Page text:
Room 137, Bureau of Mines Building
Phone: (307) 766-2929
April 30, 2014 — A new citizen science program is seeking volunteers to help search for, identify and track frogs, toads and salamanders in Wyoming.
This program, called the Rocky Mountain Amphibian Project (RMAP), seeks volunteers to sign up to survey catchments (sets of ponds, streams or lakes) to see which amphibians they find hopping around.
RMAP is organized and sponsored by the Wyoming Natural Diversity Database, University of Wyoming Biodiversity Institute, Wyoming Game and Fish Department and the U.S. Forest Service. To learn more, visit www.toadtrackers.org.
The project is underway in the Medicine Bow and Routt national forests in southeast Wyoming and northern Colorado and the Bridger-Teton National Forest in northwest Wyoming. Expansion plans are being considered.
“Amphibians are animals that start their lives in the water as tadpoles or larvae and live their adult lives on land as frogs, toads or salamanders,” according the RMAP. “They are known to be in major decline all over the world, yet there is very little known about which species exist where and how populations are faring in Wyoming.”
The RMAP seeks to better understand how well Wyoming’s amphibians are reproducing and surviving in modern times.
“We will collect data to look at population trends in amphibian species in Wyoming, so that land managers and agency biologists can prioritize their conservation efforts based on scientific evidence,” says Brenna Marsicek, UW Berry Biodiversity Center project coordinator.
Individuals interested in participating in this project can visit the project website, www.toadtrackers.org, to see the menu of catchments that are available for adoption, sign up to adopt one, and watch the videos to learn how to conduct surveys and how to safely catch and release amphibians to identify them.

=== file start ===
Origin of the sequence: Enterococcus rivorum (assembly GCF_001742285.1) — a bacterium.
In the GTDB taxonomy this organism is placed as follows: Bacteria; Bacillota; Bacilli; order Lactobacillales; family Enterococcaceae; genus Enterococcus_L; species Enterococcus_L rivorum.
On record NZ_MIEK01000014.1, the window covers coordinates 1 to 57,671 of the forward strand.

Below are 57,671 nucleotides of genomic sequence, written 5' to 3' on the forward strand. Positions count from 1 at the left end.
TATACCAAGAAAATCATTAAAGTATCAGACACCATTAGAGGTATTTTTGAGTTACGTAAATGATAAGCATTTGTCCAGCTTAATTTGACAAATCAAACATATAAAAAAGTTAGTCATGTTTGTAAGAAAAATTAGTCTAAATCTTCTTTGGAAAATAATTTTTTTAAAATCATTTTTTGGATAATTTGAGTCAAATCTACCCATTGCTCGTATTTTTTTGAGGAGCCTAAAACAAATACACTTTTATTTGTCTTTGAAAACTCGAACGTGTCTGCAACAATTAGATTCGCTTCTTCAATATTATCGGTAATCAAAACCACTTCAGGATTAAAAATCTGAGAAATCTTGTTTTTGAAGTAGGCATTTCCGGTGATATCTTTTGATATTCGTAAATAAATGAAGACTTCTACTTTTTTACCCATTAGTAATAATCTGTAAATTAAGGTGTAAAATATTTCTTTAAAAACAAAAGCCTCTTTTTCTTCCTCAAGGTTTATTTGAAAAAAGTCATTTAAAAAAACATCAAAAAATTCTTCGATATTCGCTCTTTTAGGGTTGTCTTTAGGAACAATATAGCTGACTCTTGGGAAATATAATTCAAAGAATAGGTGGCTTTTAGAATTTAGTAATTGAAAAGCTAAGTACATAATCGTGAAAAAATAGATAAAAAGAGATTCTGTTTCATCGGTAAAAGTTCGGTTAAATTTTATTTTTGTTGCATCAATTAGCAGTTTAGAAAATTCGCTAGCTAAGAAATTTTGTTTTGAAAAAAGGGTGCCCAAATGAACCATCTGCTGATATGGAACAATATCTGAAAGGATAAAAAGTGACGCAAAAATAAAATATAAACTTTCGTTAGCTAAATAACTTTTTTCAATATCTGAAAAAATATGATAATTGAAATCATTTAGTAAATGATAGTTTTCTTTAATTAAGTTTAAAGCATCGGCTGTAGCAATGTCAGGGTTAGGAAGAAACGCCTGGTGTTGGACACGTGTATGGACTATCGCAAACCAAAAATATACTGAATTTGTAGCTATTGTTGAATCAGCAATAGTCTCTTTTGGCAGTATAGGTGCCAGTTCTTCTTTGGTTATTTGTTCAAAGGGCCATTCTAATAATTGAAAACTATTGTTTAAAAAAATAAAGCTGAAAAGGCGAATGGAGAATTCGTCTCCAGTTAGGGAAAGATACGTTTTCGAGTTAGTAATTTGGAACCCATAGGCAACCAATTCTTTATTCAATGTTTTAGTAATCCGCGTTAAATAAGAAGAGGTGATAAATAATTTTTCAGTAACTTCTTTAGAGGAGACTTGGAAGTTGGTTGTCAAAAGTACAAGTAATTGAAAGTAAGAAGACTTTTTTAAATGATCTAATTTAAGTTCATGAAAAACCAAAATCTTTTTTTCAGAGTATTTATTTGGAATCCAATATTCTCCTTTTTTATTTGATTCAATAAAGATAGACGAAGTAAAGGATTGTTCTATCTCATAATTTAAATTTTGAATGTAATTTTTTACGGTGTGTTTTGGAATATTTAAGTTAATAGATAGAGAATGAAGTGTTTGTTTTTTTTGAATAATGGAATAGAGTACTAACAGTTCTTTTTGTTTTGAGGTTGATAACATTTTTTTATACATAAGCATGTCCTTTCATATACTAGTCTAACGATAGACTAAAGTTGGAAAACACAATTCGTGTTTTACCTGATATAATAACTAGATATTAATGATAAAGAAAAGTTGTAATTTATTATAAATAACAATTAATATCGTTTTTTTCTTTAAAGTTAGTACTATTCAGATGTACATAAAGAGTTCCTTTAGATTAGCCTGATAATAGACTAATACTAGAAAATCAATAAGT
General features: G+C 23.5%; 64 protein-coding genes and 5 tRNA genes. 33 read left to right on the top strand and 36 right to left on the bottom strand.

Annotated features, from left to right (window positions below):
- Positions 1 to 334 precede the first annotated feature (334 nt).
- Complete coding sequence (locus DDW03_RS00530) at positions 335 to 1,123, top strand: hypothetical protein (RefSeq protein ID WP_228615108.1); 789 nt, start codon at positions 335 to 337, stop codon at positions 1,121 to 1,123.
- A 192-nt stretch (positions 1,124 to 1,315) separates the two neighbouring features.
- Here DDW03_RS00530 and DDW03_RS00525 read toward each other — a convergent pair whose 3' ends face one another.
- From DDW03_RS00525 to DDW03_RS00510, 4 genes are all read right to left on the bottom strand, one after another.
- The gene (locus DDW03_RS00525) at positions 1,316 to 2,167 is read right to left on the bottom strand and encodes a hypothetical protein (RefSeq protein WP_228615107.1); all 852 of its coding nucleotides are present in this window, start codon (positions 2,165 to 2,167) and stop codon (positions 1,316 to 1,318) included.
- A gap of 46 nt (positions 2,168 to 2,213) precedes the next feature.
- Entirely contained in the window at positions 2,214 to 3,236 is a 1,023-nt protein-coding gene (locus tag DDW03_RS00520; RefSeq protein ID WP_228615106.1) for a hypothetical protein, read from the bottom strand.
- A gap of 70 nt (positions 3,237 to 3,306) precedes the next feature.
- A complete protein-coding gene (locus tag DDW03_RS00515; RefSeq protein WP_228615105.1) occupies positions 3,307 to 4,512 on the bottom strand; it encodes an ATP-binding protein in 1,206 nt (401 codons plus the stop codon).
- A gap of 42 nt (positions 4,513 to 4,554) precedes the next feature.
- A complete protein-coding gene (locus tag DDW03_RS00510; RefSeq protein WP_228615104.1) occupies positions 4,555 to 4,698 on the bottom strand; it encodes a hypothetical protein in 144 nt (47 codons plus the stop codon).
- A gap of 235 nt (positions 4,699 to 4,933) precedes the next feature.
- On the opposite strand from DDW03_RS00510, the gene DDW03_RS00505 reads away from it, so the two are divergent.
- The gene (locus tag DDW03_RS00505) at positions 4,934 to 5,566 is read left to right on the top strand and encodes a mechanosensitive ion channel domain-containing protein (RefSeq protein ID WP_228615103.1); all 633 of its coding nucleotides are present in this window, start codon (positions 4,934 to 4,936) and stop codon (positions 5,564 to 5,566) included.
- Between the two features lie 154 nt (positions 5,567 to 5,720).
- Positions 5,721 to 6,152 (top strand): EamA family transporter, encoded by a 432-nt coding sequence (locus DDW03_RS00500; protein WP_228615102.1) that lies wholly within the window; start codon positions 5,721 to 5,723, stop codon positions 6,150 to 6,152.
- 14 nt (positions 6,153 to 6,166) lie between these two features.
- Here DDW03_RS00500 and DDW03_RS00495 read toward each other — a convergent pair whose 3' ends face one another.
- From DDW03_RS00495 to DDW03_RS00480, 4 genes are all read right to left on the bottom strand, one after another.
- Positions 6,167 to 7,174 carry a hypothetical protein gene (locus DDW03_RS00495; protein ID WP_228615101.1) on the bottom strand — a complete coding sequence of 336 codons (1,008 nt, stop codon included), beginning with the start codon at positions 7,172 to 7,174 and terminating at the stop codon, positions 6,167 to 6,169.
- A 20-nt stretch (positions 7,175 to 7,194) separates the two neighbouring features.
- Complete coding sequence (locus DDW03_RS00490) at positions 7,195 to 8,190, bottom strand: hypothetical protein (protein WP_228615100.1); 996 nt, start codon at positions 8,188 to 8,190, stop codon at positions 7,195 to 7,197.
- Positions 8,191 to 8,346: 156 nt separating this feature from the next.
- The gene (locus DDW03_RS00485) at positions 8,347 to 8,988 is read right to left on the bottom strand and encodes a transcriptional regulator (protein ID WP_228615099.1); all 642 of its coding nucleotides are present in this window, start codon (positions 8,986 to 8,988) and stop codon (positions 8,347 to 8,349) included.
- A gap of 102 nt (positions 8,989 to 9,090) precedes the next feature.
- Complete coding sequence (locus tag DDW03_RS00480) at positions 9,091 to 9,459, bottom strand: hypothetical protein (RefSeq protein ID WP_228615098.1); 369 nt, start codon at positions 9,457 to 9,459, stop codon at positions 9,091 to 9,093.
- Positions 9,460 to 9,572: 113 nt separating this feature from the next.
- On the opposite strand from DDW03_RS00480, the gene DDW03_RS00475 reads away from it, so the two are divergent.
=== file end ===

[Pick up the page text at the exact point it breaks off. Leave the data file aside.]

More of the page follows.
The project team will loan participants a box of basic equipment that they’ll need to conduct the survey, and the volunteers survey their sites during the early part of summer. All data collected are submitted online and reviewed by scientists and accessioned into the amphibian database. Participants will have regular communication with scientists and project coordinators before, during and after their participation.
About UW’s Biodiversity Institute
The UW Biodiversity Institute fosters conservation of biodiversity through scientific discovery, creative dissemination, education and public engagement. In this setting, scientists and citizens, students and educators, come together to share a wealth of perspectives on the study and appreciation of biodiversity -- from microbes to poetry and ecosystems to economics. Learn more at www.wyomingbiodiversity.org.
About the Wyoming Natural Diversity Database
The Wyoming Natural Diversity Database is Wyoming’s natural heritage program charged with tracking, mapping and sharing data on the rare and sensitive plants, animals and ecosystems of Wyoming. Learn more at www.uwyo.edu/wyndd.
A new citizen science program is seeking volunteers to help search for, identify and track frogs, toads and salamanders in Wyoming. (Zach Bateson Photo)